When it comes to herbs, I find that many of our patients have a basic working knowledge of Western herbal remedies – Ginger for an upset stomach, Lavender for relaxation, Echinacea for cold symptoms etc. However, not many people understand Chinese Herbal Medicine as a system, or what conditions it can help with. Hopefully, this post will give you a more solid knowledge base.
What Sets Chinese Herbal Medicine Apart from Western Herbology?
Meridian Health Centre is one of the few clinics in Edmonton (#YEG) with a full compounding dispensary of Chinese Herbal granules.
Traditionally, Chinese Medicinal Herbs are given in their crude, dried form. The patient takes these dried herbs home and boils them down into a decoction (highly concentrated tea). Granules take this step out of the equation making herbal medicine much more efficient and accessible to our busy patients. The concentrated herbal powders are simply mixed into hot water, and taken as a tea.
One of the biggest differences between Western and Eastern herbal systems is that Chinese Medicine makes use of Herbal FORMULAS rather than using single herbs. These formulas usually consist of anywhere from 4 to 15 herbs, combined together for a single purpose. Certain herbs, when used in combination with one another can have a wider range of effects than if they were used alone. For example, some herbs accentuate each others affects. Whereas other herbs can help direct therapeutic actions to certain areas of the body (eg. to the head for headaches.)
Another factor that sets Chinese Herbology apart is its use of materials other than just plant matter. While roots, stems, flowers etc. make up the bulk of our materia medica, there are also unique ingredients such as minerals (eg. Gypsum), and animal products such as Oyster Shell. This gives us a larger selection of ingredients to choose from.
A Deeper Look at Herbal Theory
Chinese Herbology is a deep system, that categorizes herbs in a number of different ways. Rather than just focusing on single actions (like “calming the mind”), herbs are split up based on Thermal Nature (hot, cold, warm, cool, neutral), the specific meridian affected, and Flavor (bitter, sour, acrid, sweet, salty). All of these factors are considered when crafting the perfect formula for a patient.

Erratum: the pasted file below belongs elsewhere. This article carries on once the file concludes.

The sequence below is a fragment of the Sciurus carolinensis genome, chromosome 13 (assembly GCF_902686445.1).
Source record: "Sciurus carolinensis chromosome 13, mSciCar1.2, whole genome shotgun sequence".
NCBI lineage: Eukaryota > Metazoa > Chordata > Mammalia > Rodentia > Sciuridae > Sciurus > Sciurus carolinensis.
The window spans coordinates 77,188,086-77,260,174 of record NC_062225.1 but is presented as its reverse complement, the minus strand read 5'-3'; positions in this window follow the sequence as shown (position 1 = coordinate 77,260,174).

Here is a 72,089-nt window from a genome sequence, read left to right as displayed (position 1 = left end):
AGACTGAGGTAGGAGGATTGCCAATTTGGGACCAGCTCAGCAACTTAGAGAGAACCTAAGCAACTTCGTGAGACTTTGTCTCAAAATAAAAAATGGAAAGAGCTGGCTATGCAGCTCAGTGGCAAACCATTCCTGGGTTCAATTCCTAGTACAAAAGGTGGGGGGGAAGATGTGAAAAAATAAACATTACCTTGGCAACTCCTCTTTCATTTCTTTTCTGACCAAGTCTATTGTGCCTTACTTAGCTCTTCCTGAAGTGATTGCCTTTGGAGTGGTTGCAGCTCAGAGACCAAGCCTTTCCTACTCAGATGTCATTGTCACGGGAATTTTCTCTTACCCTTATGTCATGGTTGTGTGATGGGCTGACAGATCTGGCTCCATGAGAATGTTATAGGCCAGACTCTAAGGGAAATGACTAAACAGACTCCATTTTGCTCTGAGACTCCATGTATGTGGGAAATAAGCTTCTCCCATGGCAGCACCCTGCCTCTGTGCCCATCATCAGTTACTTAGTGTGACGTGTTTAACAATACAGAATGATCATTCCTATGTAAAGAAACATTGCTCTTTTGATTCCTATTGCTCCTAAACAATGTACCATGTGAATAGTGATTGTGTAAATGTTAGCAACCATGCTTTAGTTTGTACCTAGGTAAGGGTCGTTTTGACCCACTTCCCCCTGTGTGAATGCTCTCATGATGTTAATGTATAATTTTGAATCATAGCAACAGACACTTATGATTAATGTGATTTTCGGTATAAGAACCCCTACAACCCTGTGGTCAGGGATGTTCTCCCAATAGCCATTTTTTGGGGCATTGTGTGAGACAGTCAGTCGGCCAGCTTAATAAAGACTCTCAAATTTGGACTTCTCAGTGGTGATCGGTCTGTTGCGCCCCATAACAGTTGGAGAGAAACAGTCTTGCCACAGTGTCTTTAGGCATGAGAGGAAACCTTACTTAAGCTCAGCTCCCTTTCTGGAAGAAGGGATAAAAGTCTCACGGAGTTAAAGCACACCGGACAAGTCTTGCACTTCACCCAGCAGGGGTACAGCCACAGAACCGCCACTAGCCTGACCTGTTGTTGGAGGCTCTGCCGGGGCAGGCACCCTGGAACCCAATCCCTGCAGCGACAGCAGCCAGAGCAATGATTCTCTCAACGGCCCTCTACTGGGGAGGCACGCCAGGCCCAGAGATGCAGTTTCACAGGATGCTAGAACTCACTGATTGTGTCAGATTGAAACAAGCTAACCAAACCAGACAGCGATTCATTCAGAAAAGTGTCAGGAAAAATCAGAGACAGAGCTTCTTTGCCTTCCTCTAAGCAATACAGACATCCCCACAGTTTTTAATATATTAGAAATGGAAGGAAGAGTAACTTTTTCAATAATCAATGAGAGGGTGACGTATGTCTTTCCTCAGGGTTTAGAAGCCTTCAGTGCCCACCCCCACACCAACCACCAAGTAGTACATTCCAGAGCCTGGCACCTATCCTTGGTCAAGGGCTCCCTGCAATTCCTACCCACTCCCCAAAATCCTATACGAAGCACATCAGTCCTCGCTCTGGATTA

Let’s use what we’ve learned in an example. The following is a common formula used for fatigue, and poor digestion called “Si Jun Zi Tang” (Four Gentleman Decoction), or more colloqially “Four Herbs for Qi”
- Ren Shen (Panax Ginseng) – A sweet, slightly bitter herb. Slightly warm in nature. Affects the Lung and Spleen Meridians. A powerful tonic herb.
- Bai Zhu (Atractylodes) – A bitter, sweet herb. Warm in nature. Enters the Spleen/Stomach meridians. Tonifies Qi and promotes water metabolism.
- Fu Ling (Poria) – A sweet, bland herb. Neutral in temperature. Enters the Heart, Spleen, Kidney and Lung Meridians. Works to strengthen the Spleen by leeching out dampness.
- Gan Cao (Licorice Root) – A sweet herb with a neutral temperature. Works to tonify, but also to harmonize the harsh properties of other herbs.
Together, these four herbs qualities work together to give us a greater affect than if they were used alone. This formula can be used to Tonify Qi, Strengthen the Spleen and Stomach, and Harmonize the Middle Jiao. This makes it useful in the treatment of symptoms like tiredness, heaviness of the limbs, loose stools, fatigue/lethargy, shortness of breath, etc. This is just one example of the countless formulas that exist in Chinese Medicine.
To Sum Up
Given its complex, and far reaching nature – Chinese Herbal Medicine is a perfect addition in the treatment of most disorders. It can be used as a stand alone modality, but I find we get our best results when it is used alongside Acupuncture.
Below is a list of some common ailments we treat with Herbal Medicine:
- Sleep Issues
- Pain / Headaches
- Gynecological Health (Irregular Menstrual Cycle, PMS, etc.)
- Sexual Health (erectile dysfunction, low libido etc.)
- Mental Health and Stress
- Common Cold / Allergies
- Adrenal Fatigue
Ask your local Acupuncturist/Herbalist for more information today, or shoot us an email at firstname.lastname@example.org
by Jon McDonell, R.Ac